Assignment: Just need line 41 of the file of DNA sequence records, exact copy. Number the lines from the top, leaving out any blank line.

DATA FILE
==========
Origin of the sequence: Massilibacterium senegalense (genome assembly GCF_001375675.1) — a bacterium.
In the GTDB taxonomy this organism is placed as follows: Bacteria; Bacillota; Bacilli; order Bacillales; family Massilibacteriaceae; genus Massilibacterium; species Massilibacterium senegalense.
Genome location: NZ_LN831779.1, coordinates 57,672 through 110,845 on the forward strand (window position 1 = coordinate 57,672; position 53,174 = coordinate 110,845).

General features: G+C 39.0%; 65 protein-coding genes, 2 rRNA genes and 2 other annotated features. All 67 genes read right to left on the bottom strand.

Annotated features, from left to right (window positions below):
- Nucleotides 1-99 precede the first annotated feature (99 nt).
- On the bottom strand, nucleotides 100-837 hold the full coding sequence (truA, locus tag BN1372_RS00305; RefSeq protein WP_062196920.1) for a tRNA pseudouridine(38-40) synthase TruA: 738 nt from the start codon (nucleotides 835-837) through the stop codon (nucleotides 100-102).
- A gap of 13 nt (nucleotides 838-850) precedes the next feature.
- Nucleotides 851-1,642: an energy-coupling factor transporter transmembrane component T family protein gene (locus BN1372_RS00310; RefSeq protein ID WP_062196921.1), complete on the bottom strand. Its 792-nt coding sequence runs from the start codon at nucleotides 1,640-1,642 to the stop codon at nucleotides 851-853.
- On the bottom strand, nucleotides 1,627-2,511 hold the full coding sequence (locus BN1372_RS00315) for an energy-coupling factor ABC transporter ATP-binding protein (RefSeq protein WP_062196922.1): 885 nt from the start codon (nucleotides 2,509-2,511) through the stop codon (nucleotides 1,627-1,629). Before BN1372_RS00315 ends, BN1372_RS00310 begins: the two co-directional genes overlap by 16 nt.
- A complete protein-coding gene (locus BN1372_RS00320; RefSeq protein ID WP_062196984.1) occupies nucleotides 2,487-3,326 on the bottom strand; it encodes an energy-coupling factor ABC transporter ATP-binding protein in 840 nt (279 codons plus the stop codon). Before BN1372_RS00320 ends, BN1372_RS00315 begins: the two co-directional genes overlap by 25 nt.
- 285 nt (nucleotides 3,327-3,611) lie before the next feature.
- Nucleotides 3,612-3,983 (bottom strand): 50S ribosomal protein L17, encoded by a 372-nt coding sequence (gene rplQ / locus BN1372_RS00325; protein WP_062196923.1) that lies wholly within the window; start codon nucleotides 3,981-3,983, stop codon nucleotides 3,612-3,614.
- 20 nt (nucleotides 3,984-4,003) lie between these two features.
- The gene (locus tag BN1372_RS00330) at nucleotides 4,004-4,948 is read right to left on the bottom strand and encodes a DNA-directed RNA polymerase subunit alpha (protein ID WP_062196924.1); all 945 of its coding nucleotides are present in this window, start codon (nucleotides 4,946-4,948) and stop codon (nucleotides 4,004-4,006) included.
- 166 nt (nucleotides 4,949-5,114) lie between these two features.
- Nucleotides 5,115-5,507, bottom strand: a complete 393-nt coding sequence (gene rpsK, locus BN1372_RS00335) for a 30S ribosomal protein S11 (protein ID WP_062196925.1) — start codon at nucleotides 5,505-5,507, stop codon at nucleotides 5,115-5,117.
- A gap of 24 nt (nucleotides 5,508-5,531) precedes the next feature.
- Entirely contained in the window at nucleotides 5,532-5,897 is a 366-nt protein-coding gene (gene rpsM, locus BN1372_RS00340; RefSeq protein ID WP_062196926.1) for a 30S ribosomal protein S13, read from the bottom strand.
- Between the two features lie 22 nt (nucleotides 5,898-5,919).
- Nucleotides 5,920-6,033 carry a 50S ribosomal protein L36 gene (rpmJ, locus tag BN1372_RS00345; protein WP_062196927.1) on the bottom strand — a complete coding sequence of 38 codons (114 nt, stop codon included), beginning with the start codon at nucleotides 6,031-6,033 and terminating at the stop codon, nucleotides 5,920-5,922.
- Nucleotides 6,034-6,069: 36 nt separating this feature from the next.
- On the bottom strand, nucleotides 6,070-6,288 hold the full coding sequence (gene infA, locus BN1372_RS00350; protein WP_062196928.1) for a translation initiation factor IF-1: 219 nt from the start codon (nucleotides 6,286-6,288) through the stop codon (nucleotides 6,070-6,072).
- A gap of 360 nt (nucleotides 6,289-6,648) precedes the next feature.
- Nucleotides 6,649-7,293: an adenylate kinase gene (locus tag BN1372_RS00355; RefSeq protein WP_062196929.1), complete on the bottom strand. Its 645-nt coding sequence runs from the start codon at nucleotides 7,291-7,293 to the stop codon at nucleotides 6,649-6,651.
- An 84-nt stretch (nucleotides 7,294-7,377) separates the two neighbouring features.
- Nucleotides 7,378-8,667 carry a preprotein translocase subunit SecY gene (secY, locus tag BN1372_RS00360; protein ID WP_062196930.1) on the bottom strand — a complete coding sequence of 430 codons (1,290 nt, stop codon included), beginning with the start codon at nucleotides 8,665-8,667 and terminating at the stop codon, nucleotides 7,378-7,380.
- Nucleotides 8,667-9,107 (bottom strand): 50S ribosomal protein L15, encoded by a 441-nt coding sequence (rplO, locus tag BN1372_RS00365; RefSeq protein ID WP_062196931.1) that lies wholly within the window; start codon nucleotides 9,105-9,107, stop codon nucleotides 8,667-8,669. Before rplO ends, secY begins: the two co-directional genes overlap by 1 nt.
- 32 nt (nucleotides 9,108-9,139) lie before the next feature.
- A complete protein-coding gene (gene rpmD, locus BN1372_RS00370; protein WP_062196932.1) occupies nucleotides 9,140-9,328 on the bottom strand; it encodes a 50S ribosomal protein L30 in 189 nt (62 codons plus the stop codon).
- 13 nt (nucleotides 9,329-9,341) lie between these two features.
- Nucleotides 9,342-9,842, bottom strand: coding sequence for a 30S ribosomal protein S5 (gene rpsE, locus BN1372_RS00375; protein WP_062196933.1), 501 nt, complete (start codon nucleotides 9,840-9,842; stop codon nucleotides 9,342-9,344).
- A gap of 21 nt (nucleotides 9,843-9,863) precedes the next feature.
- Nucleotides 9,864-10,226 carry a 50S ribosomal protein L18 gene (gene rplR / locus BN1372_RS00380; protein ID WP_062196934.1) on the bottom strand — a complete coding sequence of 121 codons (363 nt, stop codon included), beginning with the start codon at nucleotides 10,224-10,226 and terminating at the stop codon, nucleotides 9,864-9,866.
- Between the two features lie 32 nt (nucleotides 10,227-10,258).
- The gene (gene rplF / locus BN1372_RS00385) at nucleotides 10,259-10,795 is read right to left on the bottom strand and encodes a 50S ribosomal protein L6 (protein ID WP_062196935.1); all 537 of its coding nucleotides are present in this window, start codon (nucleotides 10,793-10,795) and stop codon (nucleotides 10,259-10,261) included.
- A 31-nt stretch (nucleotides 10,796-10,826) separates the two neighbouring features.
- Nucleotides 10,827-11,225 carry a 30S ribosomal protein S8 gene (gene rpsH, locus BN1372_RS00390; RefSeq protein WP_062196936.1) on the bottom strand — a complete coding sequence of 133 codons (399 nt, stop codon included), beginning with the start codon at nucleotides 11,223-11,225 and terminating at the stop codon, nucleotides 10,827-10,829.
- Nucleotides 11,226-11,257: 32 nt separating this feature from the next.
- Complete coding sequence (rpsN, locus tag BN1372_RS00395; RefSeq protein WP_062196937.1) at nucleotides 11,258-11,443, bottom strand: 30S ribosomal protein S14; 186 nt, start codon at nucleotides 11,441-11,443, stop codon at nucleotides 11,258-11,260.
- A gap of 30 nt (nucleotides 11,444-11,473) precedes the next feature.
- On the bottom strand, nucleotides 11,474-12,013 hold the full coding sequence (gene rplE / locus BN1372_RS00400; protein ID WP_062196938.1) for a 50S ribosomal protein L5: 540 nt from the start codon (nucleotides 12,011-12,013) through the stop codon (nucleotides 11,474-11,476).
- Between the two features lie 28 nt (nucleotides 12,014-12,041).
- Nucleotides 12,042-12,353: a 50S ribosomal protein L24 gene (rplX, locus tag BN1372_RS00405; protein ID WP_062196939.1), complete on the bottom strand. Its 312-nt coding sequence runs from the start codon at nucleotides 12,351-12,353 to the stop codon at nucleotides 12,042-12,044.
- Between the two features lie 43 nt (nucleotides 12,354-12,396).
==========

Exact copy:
- A gap of 30 nt (nucleotides 11,444-11,473) precedes the next feature.